This week in Australian foreign affairs: Morrison acknowledges Samoa’s new Government, Payne attends the Pacific Islands Forum Foreign Ministers’ Meeting, Ley welcomes the World Heritage Committee’s rejection of the proposed UNESCO “In Danger” listing for the Great Barrier Reef, and more.
On 23 July, Prime Minister Scott Morrison acknowledged the decision of Samoa’s Court of Appeal, which recognised the validity of Fa’atuatua i le Atua Samoa ua Tasi (FAST) Party’s swearing in on 24 May and declared the party Samoa’s new Government. Morrison congratulated incoming Prime Minister Fiame Naomi Mata’afa and noted that he “looks forward to working closely with her government to strengthen our longstanding partnership.” He further commended “the institutions of the Samoan Government and the Samoan people for their patience and for allowing the democratic, constitutional and legal processes to take their proper course.”
Minister for Foreign Affairs Marise Payne virtually attended the Pacific Islands Forum Foreign Ministers’ Meeting chaired by Tuvalu Foreign Minister Simon Kofe. In a media release issued on 28 July, Payne noted that the meeting “focused on how our region is working together in responding to COVID-19 and strengthening our shared economic recovery.” The Ministers also “agreed to progress a Joint Statement on Blue Pacific Leadership in Pre-Pandemic and Pre-Disaster Planning”, put forward by Tuvalu.
On 23 July, Minister for the Environment Sussan Ley welcomed the World Heritage Committee’s rejection of the proposed UNESCO In Danger listing for the Great Barrier Reef. Ley noted “the support of an overwhelming majority of nations at the 44th session of the World Heritage Committee which has tonight backed Australia’s concerns over the UNESCO assessment process for the Great Barrier Reef.” The decision follows Ley spending one week in face-to-face meetings in Europe to “detail Australia’s position to Committee members”.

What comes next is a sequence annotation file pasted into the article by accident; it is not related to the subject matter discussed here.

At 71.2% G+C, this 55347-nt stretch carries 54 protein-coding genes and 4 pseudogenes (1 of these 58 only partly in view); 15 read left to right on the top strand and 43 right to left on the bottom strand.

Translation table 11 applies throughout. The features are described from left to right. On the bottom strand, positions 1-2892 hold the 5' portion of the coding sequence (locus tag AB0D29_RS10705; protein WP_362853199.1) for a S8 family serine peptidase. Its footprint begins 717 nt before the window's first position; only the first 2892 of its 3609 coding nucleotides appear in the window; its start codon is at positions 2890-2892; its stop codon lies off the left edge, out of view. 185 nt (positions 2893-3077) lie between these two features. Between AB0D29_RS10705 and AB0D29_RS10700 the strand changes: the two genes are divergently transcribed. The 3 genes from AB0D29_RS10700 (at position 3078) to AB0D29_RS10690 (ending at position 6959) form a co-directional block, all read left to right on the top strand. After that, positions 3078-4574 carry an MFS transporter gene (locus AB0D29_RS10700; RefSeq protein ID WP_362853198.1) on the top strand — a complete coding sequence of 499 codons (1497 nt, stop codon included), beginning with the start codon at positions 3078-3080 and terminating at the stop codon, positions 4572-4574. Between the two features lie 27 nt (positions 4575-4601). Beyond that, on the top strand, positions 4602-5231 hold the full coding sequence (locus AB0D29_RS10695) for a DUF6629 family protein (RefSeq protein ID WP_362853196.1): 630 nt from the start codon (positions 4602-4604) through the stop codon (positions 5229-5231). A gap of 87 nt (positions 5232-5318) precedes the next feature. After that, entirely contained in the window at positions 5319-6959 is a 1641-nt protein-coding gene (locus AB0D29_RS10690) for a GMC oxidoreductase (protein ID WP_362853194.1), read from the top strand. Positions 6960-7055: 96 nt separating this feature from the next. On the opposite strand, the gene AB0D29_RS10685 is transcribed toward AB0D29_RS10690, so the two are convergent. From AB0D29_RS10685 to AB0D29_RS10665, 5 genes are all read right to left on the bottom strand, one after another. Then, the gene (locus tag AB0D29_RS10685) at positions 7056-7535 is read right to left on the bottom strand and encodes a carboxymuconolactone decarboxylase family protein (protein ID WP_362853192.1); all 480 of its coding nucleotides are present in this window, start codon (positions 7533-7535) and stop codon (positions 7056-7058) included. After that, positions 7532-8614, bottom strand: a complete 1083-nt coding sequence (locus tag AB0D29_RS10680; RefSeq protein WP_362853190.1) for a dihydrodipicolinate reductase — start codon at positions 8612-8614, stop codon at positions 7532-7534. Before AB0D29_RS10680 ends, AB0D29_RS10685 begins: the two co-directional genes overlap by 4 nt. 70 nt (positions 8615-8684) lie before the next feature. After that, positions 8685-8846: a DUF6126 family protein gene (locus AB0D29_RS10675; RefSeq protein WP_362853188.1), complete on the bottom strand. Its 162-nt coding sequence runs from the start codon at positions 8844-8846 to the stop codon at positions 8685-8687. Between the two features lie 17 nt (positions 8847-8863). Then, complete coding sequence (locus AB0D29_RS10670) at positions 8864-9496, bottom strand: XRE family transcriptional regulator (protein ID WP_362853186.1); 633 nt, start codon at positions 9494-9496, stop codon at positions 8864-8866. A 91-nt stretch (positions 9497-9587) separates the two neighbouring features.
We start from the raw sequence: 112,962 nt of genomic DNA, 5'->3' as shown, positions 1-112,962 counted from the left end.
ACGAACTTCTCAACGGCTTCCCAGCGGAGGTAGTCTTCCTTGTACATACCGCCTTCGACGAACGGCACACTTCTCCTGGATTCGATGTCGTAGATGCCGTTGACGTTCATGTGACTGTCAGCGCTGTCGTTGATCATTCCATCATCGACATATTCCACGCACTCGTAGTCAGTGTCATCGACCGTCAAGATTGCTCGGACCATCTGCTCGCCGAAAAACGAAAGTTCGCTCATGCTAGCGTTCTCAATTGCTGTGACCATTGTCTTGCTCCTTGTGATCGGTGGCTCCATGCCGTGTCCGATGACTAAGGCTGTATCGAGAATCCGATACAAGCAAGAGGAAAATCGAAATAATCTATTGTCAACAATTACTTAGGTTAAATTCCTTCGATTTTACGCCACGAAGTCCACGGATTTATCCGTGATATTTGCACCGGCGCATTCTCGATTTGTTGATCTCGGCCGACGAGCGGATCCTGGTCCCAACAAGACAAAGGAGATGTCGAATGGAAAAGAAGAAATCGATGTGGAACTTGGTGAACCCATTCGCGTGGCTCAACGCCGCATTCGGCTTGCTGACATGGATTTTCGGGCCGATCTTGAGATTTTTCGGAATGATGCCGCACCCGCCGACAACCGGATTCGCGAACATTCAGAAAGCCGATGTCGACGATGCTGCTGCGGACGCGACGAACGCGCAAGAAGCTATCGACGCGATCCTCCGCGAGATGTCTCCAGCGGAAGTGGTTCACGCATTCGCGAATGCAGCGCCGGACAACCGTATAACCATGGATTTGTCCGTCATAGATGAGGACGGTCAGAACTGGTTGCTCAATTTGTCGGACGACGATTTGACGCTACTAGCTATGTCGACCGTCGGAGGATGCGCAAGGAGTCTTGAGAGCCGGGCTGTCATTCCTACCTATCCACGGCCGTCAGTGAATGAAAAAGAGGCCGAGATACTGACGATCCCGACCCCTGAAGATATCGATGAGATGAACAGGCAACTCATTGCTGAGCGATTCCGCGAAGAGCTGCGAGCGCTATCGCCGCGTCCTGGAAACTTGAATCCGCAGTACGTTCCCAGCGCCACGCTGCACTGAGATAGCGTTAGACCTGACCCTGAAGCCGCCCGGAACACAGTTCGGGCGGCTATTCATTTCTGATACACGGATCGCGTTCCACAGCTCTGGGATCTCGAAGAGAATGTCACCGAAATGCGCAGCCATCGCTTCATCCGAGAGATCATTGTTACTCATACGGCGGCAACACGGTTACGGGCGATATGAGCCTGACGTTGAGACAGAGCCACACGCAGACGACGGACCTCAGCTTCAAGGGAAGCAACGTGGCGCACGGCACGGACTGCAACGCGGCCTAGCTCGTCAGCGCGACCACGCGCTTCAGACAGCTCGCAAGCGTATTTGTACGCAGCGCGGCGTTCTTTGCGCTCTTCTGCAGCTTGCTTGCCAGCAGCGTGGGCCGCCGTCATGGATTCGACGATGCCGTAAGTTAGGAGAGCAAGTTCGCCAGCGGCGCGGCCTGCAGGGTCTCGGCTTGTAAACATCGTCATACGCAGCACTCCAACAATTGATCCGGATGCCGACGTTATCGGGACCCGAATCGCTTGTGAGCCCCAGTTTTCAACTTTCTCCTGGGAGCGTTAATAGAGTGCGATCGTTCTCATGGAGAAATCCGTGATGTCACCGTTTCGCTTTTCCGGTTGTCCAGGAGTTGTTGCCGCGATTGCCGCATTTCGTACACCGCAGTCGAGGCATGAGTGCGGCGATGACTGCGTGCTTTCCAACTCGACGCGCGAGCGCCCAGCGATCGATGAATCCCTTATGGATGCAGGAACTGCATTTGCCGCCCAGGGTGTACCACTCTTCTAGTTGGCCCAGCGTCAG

The Department of Defence issued a media release on 23 July on the progress of Exercise Talisman Sabre, noting that forces from the seven participatory nations will conduct amphibious training. Australia, the United States, Canada, Japan, the Republic of Korea, New Zealand, and the United Kingdom will all take part. Commander Deployable Joint Force Headquarters, Major General Jake Ellwood, stated that “this is the culminating activity we’ve been working towards throughout the year. It’s the final test of our ability to operate as a joint force in a contested environment across land, sea, air, space, and cyber.”
On 27 July, Minister for Immigration, Citizenship, Migrant Services and Multicultural Affairs Alex Hawke announced that pharmacists will be included in the Priority Migration Skilled Occupation List. Hawke noted that, “the Morrison Government will support pharmacies across Australia, including through skilled migration, as supply of COVID-19 vaccine doses increases over the coming weeks.”
Isabella Keith is an undergraduate student at the Australian National University studying Law and Politics, Philosophy and Economics. She is currently an intern at the AIIA National Office.
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